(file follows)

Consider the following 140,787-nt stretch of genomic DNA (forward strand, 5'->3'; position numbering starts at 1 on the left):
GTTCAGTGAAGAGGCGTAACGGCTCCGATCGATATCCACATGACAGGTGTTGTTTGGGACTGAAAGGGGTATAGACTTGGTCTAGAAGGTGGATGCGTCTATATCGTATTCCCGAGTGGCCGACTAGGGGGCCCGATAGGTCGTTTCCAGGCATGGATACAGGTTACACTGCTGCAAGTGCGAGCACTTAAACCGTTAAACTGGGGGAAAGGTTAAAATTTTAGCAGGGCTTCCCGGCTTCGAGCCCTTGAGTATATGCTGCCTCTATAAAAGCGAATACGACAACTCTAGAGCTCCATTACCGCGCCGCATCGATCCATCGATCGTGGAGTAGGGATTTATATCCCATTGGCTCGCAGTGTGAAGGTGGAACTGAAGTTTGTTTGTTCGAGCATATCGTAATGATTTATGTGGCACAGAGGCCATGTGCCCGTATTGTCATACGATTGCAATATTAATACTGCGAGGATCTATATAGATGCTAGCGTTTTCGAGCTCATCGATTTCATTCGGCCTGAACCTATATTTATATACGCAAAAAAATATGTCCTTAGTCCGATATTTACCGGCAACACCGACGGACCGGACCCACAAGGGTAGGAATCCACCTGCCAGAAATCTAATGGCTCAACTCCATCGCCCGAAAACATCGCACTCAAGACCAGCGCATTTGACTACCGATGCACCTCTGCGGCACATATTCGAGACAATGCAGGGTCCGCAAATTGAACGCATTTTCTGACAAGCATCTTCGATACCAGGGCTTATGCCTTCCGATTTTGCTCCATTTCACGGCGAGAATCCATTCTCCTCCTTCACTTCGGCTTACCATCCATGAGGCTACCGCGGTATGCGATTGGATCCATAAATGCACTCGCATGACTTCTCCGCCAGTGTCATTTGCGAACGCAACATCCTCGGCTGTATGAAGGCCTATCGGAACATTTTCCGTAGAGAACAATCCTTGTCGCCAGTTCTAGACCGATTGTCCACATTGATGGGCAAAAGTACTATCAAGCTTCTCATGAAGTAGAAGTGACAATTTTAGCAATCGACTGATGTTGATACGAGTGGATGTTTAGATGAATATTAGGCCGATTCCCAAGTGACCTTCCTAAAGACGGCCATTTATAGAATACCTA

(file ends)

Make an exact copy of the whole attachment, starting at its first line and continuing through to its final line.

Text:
Consider the following 140,787-nt stretch of genomic DNA (forward strand, 5'->3'; position numbering starts at 1 on the left):
GTTCAGTGAAGAGGCGTAACGGCTCCGATCGATATCCACATGACAGGTGTTGTTTGGGACTGAAAGGGGTATAGACTTGGTCTAGAAGGTGGATGCGTCTATATCGTATTCCCGAGTGGCCGACTAGGGGGCCCGATAGGTCGTTTCCAGGCATGGATACAGGTTACACTGCTGCAAGTGCGAGCACTTAAACCGTTAAACTGGGGGAAAGGTTAAAATTTTAGCAGGGCTTCCCGGCTTCGAGCCCTTGAGTATATGCTGCCTCTATAAAAGCGAATACGACAACTCTAGAGCTCCATTACCGCGCCGCATCGATCCATCGATCGTGGAGTAGGGATTTATATCCCATTGGCTCGCAGTGTGAAGGTGGAACTGAAGTTTGTTTGTTCGAGCATATCGTAATGATTTATGTGGCACAGAGGCCATGTGCCCGTATTGTCATACGATTGCAATATTAATACTGCGAGGATCTATATAGATGCTAGCGTTTTCGAGCTCATCGATTTCATTCGGCCTGAACCTATATTTATATACGCAAAAAAATATGTCCTTAGTCCGATATTTACCGGCAACACCGACGGACCGGACCCACAAGGGTAGGAATCCACCTGCCAGAAATCTAATGGCTCAACTCCATCGCCCGAAAACATCGCACTCAAGACCAGCGCATTTGACTACCGATGCACCTCTGCGGCACATATTCGAGACAATGCAGGGTCCGCAAATTGAACGCATTTTCTGACAAGCATCTTCGATACCAGGGCTTATGCCTTCCGATTTTGCTCCATTTCACGGCGAGAATCCATTCTCCTCCTTCACTTCGGCTTACCATCCATGAGGCTACCGCGGTATGCGATTGGATCCATAAATGCACTCGCATGACTTCTCCGCCAGTGTCATTTGCGAACGCAACATCCTCGGCTGTATGAAGGCCTATCGGAACATTTTCCGTAGAGAACAATCCTTGTCGCCAGTTCTAGACCGATTGTCCACATTGATGGGCAAAAGTACTATCAAGCTTCTCATGAAGTAGAAGTGACAATTTTAGCAATCGACTGATGTTGATACGAGTGGATGTTTAGATGAATATTAGGCCGATTCCCAAGTGACCTTCCTAAAGACGGCCATTTATAGAATACCTA